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Officers face rap for work on killing

(Sharon O'Neill, Irish News)

Two police officers have been disciplined internally in connection with the investigation into the murder of Portadown Catholic Robert Hamill, the Irish News has learned.

Last night the Police Ombudsman's office – which is overseeing the inquiry into Mr Hamill's killing – confirmed action had been taken against the pair.

"Two police officers have been the subject of disciplinary action following a PSNI investigation, supervised by the Police Ombudsman's office, of actions taken by the police in relation to the serious assault on Robert Hamill," said a spokesman.

A woman constable – deployed at the scene in the aftermath of the attack on Mr Hamill on April 27, 1997 – is believed to have been the subject of an internal probe over poor written records of the incident.

It is understood disciplinary action against the senior officer related to procedural issues involving the securing of the scene to preserve any forensic evidence.

However, the Irish News also understands that another two high-ranking officers are also part of the internal probe over their role in the murder investigation, although no disciplinary action can be taken against one who has now left the police service.

"There are several ongoing elements to the investigation in the Hamill case," was all a spokesman for the ombudsman's office would say.

The development comes as former RUC officer Robert Atkinson and two others are due to appear in court charged with conspiring to pervert the course of justice in relation to the circumstances surrounding the murder of Mr Hamill.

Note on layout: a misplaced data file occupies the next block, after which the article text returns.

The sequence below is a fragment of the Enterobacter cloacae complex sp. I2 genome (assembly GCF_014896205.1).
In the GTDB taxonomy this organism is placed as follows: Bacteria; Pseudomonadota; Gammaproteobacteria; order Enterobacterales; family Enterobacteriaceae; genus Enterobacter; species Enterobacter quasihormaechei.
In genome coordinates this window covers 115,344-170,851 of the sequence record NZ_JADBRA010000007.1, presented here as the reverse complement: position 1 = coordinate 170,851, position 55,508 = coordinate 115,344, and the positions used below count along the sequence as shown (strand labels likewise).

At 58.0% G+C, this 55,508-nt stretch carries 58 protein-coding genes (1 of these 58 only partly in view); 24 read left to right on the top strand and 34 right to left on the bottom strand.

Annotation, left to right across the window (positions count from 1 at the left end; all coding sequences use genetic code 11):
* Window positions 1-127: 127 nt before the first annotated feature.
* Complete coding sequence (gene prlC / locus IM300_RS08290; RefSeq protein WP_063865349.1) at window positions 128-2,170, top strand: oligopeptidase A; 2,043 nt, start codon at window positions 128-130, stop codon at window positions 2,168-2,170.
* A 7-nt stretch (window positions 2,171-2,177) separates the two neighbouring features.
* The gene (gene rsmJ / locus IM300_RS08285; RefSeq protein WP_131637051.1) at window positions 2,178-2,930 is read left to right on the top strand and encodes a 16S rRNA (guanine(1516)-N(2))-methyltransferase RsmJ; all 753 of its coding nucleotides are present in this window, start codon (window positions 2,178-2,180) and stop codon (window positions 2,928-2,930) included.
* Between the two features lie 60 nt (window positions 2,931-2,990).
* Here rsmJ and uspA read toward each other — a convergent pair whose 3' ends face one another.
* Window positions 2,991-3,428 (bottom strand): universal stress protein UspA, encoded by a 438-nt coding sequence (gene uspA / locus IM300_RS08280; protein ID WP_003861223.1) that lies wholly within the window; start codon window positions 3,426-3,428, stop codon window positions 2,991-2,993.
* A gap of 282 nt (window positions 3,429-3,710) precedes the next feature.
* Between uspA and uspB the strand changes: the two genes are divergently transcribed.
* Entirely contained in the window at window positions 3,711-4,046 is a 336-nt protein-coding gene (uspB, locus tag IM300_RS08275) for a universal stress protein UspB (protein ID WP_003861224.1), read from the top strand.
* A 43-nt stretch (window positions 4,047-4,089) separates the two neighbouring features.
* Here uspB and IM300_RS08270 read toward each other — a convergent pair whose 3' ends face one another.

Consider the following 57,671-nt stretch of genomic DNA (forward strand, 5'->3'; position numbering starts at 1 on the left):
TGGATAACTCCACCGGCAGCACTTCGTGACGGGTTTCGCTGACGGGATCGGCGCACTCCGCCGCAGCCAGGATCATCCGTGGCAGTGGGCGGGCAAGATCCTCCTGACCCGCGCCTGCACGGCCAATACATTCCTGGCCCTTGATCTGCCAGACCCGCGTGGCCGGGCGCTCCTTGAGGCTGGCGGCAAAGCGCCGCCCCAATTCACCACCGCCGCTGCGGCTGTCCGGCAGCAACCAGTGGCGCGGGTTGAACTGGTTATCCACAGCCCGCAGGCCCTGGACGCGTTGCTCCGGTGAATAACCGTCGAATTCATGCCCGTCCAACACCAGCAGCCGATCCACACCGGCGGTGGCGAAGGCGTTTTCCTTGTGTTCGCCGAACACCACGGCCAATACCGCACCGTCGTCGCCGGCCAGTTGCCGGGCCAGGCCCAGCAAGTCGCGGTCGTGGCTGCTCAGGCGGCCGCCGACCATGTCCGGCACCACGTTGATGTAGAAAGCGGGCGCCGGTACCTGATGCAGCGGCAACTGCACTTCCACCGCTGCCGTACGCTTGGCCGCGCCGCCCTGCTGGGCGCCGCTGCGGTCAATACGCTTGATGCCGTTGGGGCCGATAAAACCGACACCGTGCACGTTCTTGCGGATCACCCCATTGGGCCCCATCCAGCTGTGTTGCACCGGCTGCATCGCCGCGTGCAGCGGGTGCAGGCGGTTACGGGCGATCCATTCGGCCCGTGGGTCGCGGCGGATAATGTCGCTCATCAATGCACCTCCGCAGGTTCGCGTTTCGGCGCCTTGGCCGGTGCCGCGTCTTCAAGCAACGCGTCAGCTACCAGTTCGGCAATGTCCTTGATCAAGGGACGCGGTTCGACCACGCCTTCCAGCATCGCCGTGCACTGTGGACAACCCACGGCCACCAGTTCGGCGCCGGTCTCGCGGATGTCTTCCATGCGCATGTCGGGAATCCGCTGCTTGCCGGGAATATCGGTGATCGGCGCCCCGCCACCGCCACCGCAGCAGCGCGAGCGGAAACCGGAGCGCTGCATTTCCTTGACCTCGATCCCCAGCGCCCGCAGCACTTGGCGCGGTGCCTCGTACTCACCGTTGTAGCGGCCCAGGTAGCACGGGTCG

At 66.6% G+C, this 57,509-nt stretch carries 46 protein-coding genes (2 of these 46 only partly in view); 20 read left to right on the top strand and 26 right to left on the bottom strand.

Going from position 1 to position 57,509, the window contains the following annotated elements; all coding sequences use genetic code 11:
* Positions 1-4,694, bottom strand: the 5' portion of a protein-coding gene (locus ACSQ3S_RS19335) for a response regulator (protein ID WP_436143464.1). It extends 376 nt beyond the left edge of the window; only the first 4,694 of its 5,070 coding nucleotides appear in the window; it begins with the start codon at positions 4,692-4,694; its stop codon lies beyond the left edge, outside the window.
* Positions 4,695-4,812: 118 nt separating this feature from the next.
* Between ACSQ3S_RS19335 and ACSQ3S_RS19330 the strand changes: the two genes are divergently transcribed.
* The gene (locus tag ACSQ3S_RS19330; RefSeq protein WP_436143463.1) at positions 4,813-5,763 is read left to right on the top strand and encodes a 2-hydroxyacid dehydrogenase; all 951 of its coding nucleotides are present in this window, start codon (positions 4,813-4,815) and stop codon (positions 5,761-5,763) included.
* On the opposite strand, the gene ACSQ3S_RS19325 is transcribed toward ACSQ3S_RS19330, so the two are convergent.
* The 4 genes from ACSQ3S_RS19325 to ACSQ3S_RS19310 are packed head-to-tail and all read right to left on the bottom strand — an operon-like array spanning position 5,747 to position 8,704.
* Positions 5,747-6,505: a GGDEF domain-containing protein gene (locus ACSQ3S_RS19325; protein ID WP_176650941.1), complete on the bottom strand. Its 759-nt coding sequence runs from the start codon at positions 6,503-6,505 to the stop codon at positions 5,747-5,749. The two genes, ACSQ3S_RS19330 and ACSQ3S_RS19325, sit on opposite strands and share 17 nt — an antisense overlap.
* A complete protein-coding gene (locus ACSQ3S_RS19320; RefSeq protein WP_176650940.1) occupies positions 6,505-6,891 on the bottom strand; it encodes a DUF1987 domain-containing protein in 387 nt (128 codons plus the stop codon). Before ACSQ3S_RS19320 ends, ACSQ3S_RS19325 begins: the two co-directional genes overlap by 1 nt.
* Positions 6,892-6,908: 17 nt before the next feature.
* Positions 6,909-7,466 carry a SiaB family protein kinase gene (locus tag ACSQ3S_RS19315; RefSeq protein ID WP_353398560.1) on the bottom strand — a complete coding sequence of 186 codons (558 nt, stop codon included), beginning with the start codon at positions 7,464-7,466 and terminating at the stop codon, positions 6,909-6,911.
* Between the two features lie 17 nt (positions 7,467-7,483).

The charges relate to a telephone call to the house of a suspect hours after the 25-year-old was attacked by a 30-strong loyalist mob just yards from an RUC Land Rover after a night out in Portadown.

Mr Hamill, whose fiancee was expecting their third child at the time, never regained consciousness and died 12 days later in Belfast's Royal Victoria Hospital.

Police have denied claims that RUC officers on duty that night failed to intervene.

In the autumn, Canadian Judge Peter Cory is due to deliver his findings on six controversial killings, including that of Mr Hamill, with a view to determining whether there should be a public inquiry.

June 20, 2003
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This article appeared first in the June 18, 2003 edition of the Irish News.


This article appears thanks to the Irish News. Subscribe to the Irish News



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